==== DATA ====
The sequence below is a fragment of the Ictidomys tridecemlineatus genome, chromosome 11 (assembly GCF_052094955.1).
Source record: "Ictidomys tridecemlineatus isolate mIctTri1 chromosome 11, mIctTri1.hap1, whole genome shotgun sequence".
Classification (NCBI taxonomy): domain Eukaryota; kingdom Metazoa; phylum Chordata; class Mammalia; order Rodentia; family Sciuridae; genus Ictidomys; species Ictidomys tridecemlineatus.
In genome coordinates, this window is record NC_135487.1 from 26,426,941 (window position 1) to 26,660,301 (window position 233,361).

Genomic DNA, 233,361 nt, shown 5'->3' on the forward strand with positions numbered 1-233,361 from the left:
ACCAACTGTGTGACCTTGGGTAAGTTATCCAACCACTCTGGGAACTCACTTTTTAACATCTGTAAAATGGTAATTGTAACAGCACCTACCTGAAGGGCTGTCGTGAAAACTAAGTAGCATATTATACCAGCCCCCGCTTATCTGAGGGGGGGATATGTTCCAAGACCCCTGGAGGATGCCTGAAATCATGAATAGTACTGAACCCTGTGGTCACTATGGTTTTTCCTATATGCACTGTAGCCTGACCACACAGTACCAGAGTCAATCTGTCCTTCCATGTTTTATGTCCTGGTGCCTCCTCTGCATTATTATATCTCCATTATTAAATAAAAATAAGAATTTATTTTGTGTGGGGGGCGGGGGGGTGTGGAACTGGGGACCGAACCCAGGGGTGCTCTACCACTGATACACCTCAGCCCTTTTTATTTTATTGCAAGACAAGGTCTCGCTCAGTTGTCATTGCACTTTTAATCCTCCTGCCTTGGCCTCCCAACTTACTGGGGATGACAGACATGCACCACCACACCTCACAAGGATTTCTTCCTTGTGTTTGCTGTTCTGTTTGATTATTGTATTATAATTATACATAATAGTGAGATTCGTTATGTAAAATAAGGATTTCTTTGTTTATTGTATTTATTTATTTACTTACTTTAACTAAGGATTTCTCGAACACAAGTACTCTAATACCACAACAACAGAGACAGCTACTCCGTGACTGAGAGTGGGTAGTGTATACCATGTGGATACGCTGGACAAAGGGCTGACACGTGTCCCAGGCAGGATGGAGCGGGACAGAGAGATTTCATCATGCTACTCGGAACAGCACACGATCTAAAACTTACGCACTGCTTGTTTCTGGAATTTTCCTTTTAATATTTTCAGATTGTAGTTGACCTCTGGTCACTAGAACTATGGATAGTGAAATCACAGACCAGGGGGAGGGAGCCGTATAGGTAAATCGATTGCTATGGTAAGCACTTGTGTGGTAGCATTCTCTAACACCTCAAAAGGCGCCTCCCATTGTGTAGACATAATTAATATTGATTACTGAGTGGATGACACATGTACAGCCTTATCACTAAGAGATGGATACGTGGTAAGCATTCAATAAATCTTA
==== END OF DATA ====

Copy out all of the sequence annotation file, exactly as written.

The sequence below is a fragment of the Ictidomys tridecemlineatus genome, chromosome 11 (assembly GCF_052094955.1).
Source record: "Ictidomys tridecemlineatus isolate mIctTri1 chromosome 11, mIctTri1.hap1, whole genome shotgun sequence".
Classification (NCBI taxonomy): domain Eukaryota; kingdom Metazoa; phylum Chordata; class Mammalia; order Rodentia; family Sciuridae; genus Ictidomys; species Ictidomys tridecemlineatus.
In genome coordinates, this window is record NC_135487.1 from 26,426,941 (window position 1) to 26,660,301 (window position 233,361).

Genomic DNA, 233,361 nt, shown 5'->3' on the forward strand with positions numbered 1-233,361 from the left:
ACCAACTGTGTGACCTTGGGTAAGTTATCCAACCACTCTGGGAACTCACTTTTTAACATCTGTAAAATGGTAATTGTAACAGCACCTACCTGAAGGGCTGTCGTGAAAACTAAGTAGCATATTATACCAGCCCCCGCTTATCTGAGGGGGGGATATGTTCCAAGACCCCTGGAGGATGCCTGAAATCATGAATAGTACTGAACCCTGTGGTCACTATGGTTTTTCCTATATGCACTGTAGCCTGACCACACAGTACCAGAGTCAATCTGTCCTTCCATGTTTTATGTCCTGGTGCCTCCTCTGCATTATTATATCTCCATTATTAAATAAAAATAAGAATTTATTTTGTGTGGGGGGCGGGGGGGTGTGGAACTGGGGACCGAACCCAGGGGTGCTCTACCACTGATACACCTCAGCCCTTTTTATTTTATTGCAAGACAAGGTCTCGCTCAGTTGTCATTGCACTTTTAATCCTCCTGCCTTGGCCTCCCAACTTACTGGGGATGACAGACATGCACCACCACACCTCACAAGGATTTCTTCCTTGTGTTTGCTGTTCTGTTTGATTATTGTATTATAATTATACATAATAGTGAGATTCGTTATGTAAAATAAGGATTTCTTTGTTTATTGTATTTATTTATTTACTTACTTTAACTAAGGATTTCTCGAACACAAGTACTCTAATACCACAACAACAGAGACAGCTACTCCGTGACTGAGAGTGGGTAGTGTATACCATGTGGATACGCTGGACAAAGGGCTGACACGTGTCCCAGGCAGGATGGAGCGGGACAGAGAGATTTCATCATGCTACTCGGAACAGCACACGATCTAAAACTTACGCACTGCTTGTTTCTGGAATTTTCCTTTTAATATTTTCAGATTGTAGTTGACCTCTGGTCACTAGAACTATGGATAGTGAAATCACAGACCAGGGGGAGGGAGCCGTATAGGTAAATCGATTGCTATGGTAAGCACTTGTGTGGTAGCATTCTCTAACACCTCAAAAGGCGCCTCCCATTGTGTAGACATAATTAATATTGATTACTGAGTGGATGACACATGTACAGCCTTATCACTAAGAGATGGATACGTGGTAAGCATTCAATAAATCTTA